[FOM] finite choice question
Andrej Bauer
Andrej.Bauer at andrej.com
Thu Nov 17 15:56:15 EST 2005
On a related note, I wondered once about the following forms of "finite"
countable choice. Let N = {0,1,2,...} be the natural numbers and
f:N-->N. Consider the choice principle AC(N,f): for every relation R on
N x N,
(forall n in N. exists m < f(n). R(n, m)) ==>
(exists c : N --> N. forall n in N. R(n, c(n))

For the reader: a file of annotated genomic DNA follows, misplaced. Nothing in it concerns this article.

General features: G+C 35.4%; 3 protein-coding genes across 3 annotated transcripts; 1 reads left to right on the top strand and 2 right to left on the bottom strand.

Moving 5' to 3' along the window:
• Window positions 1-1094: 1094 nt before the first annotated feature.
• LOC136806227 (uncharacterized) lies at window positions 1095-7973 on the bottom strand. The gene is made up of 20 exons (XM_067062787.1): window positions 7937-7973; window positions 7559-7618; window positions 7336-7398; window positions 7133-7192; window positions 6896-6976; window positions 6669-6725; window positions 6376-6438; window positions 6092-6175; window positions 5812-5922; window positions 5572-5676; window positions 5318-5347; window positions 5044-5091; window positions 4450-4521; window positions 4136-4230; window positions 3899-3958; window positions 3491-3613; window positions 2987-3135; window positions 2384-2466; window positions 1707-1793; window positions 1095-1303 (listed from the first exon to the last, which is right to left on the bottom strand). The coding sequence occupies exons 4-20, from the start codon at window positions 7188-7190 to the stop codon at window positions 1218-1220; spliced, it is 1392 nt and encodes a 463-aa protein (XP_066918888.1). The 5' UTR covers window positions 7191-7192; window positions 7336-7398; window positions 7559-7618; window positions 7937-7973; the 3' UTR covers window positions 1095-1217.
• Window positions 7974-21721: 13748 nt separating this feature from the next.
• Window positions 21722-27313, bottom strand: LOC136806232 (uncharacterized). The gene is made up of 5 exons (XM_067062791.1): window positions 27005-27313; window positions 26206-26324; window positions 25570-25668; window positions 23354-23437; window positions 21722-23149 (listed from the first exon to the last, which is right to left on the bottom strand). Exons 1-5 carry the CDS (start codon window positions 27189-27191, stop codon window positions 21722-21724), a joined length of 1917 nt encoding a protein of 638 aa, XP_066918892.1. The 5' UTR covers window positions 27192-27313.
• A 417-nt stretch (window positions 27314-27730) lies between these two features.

So this is like countable choice, except that the totality of relation R
is majorized by f.
When does AC(N,f) entail AC(N,g)? In particular, do we have, for a fixed
k > 2, any of the implications:
AC(N,lambda n.2) ==> AC(N,lambda n.k) ==> AC(N,lambda n.n)
No choice is allowed in the base theory, of course. Choice has been
beaten to death. Someone probably has worked this out.
Andrej Bauer
More information about the FOM
mailing list